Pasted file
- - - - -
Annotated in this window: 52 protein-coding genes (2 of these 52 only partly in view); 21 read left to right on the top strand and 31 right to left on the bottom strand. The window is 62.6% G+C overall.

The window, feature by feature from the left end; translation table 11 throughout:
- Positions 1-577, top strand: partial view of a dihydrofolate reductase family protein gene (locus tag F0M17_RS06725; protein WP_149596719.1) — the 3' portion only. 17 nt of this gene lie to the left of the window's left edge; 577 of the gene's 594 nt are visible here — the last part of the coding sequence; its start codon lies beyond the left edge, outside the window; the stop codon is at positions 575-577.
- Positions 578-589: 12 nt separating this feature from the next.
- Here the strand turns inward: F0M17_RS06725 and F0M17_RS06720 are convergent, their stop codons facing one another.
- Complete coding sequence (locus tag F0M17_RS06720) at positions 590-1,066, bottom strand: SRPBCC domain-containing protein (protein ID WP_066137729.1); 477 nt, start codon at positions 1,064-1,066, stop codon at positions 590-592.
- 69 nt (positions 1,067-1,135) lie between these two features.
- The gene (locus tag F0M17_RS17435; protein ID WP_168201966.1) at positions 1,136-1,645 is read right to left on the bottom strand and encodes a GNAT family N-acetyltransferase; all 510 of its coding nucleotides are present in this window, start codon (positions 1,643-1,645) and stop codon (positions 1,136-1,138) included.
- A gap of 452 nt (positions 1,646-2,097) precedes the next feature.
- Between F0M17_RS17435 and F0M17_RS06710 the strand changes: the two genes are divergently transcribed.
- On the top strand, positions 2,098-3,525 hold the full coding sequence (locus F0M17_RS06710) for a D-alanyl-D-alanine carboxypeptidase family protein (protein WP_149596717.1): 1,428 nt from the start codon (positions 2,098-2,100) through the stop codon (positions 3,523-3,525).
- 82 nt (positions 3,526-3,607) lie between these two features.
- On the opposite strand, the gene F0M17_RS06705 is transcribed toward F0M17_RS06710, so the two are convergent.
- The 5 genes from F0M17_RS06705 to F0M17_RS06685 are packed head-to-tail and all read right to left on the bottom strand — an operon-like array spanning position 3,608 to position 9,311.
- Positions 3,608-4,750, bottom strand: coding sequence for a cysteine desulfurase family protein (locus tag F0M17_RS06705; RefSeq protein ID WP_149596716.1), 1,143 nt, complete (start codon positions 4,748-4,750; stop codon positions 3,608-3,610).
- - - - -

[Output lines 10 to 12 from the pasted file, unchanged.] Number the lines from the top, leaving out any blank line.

- Between F0M17_RS17435 and F0M17_RS06710 the strand changes: the two genes are divergently transcribed.
- On the top strand, positions 2,098-3,525 hold the full coding sequence (locus F0M17_RS06710) for a D-alanyl-D-alanine carboxypeptidase family protein (protein WP_149596717.1): 1,428 nt from the start codon (positions 2,098-2,100) through the stop codon (positions 3,523-3,525).
- 82 nt (positions 3,526-3,607) lie between these two features.